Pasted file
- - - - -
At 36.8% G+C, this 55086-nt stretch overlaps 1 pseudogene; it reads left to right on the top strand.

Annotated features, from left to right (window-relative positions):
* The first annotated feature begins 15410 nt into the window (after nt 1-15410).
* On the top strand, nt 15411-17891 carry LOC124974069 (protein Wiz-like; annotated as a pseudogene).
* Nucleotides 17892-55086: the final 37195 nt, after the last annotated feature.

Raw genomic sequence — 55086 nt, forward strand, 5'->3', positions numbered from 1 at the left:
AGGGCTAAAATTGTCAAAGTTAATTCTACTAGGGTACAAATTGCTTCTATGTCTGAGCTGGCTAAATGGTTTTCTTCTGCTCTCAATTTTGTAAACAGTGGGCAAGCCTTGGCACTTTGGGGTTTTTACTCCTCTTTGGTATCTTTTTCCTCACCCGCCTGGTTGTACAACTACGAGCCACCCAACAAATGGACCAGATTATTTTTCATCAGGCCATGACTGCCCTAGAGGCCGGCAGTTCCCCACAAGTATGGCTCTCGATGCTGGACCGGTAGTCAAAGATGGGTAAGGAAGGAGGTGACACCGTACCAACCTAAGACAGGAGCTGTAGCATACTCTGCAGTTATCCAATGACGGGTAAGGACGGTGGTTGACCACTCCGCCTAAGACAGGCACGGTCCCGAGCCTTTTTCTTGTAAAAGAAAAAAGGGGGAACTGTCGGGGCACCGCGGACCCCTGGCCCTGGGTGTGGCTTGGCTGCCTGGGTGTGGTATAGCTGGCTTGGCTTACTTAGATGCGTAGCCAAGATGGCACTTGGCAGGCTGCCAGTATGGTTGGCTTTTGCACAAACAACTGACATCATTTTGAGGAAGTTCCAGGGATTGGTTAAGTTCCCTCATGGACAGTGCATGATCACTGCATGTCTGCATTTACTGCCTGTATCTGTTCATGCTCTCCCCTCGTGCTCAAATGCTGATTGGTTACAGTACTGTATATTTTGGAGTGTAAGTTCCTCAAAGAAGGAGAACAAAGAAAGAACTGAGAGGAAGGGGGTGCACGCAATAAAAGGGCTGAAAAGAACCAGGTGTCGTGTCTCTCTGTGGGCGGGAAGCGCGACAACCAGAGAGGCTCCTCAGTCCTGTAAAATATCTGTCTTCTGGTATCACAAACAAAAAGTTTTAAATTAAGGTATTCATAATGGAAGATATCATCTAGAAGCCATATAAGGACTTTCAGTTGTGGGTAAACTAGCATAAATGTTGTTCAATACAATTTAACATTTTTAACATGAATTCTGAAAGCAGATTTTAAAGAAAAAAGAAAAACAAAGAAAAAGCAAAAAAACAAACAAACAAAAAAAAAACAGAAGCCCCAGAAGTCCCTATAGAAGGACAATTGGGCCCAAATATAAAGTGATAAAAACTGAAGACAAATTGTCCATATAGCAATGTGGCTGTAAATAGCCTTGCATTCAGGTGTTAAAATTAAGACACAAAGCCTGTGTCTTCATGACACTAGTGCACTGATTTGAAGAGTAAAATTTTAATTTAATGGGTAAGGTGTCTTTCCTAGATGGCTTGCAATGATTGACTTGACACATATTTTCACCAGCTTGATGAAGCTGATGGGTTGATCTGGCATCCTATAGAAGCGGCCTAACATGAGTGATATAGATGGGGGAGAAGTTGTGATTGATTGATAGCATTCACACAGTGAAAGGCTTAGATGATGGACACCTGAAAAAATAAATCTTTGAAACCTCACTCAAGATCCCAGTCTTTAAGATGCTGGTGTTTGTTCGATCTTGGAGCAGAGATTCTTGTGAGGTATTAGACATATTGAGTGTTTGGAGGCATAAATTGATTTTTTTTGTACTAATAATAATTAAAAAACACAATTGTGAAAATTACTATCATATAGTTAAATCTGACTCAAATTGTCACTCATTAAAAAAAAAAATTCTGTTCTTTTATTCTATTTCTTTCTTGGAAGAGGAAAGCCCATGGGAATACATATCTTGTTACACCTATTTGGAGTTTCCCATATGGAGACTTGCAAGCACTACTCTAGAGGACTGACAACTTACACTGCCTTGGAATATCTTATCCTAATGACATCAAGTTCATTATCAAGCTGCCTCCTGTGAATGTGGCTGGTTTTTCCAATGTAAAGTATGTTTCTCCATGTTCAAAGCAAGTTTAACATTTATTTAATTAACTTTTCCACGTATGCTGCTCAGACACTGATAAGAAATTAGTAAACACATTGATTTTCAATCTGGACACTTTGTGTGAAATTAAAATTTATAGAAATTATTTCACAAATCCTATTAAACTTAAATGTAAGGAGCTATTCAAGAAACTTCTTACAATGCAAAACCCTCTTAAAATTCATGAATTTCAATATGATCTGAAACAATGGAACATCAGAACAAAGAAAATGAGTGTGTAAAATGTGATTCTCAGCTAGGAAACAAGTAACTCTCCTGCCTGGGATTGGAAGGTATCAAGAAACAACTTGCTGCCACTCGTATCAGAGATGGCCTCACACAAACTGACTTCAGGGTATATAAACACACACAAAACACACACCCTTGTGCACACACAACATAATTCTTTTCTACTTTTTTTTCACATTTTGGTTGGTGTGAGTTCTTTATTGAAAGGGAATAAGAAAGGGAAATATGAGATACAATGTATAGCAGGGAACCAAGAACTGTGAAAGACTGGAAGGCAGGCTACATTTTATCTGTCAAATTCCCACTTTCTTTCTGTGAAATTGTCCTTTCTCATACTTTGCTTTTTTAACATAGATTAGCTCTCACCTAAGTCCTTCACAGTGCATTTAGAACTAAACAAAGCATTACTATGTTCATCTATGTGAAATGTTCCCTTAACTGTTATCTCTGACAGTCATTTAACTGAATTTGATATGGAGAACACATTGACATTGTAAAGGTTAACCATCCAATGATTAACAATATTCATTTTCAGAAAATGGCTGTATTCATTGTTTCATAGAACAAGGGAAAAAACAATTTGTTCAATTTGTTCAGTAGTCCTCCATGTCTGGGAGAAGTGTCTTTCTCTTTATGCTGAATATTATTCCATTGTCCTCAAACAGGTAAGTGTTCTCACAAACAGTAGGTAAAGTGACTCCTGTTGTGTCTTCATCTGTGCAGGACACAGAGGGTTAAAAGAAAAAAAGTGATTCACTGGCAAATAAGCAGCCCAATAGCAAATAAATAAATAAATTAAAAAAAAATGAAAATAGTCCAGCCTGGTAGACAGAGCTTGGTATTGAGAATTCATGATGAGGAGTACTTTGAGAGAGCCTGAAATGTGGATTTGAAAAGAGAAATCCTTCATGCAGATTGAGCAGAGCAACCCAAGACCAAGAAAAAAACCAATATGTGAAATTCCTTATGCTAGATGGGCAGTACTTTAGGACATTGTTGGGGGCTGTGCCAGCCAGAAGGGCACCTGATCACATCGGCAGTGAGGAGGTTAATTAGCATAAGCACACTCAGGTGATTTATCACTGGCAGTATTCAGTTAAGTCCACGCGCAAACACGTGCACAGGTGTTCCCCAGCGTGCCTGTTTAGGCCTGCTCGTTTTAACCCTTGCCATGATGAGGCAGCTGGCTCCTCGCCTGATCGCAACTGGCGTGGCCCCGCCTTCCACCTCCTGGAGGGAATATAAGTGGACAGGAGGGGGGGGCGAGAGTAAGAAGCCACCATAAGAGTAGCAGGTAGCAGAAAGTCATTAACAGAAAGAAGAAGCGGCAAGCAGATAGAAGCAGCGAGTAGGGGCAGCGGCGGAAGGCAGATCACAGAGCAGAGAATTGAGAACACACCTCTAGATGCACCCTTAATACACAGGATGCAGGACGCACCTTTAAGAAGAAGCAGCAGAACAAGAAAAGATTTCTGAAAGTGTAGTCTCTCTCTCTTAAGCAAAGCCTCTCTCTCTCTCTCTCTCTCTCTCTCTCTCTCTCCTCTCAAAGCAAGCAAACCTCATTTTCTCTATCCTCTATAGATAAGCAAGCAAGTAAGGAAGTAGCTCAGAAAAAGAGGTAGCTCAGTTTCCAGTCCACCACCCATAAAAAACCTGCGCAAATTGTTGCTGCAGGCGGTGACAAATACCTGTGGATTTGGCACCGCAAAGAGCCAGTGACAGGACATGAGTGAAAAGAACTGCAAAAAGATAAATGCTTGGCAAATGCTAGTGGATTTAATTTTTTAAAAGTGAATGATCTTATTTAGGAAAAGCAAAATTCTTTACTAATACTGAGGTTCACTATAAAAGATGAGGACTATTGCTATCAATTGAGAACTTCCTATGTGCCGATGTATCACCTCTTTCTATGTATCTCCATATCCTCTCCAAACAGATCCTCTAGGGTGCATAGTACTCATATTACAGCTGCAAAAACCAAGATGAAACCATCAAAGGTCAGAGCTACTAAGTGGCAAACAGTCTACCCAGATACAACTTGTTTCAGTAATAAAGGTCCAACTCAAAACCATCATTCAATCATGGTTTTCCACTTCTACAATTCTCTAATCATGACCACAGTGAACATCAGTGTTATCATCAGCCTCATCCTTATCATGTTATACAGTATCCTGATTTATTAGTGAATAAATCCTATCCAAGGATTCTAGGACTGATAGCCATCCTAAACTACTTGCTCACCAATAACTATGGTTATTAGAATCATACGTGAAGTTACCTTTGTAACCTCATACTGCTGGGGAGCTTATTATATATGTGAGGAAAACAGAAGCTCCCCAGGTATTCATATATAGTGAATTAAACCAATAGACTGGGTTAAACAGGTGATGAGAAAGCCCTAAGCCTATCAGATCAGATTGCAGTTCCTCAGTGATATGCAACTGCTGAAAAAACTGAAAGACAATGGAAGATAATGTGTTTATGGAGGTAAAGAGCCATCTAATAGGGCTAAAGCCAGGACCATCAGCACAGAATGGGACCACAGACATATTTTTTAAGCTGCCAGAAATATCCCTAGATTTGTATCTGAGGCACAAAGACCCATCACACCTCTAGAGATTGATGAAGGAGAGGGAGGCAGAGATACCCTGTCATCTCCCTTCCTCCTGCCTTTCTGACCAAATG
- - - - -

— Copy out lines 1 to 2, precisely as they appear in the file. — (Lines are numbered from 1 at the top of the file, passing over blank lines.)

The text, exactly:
At 36.8% G+C, this 55086-nt stretch overlaps 1 pseudogene; it reads left to right on the top strand.

Annotated features, from left to right (window-relative positions):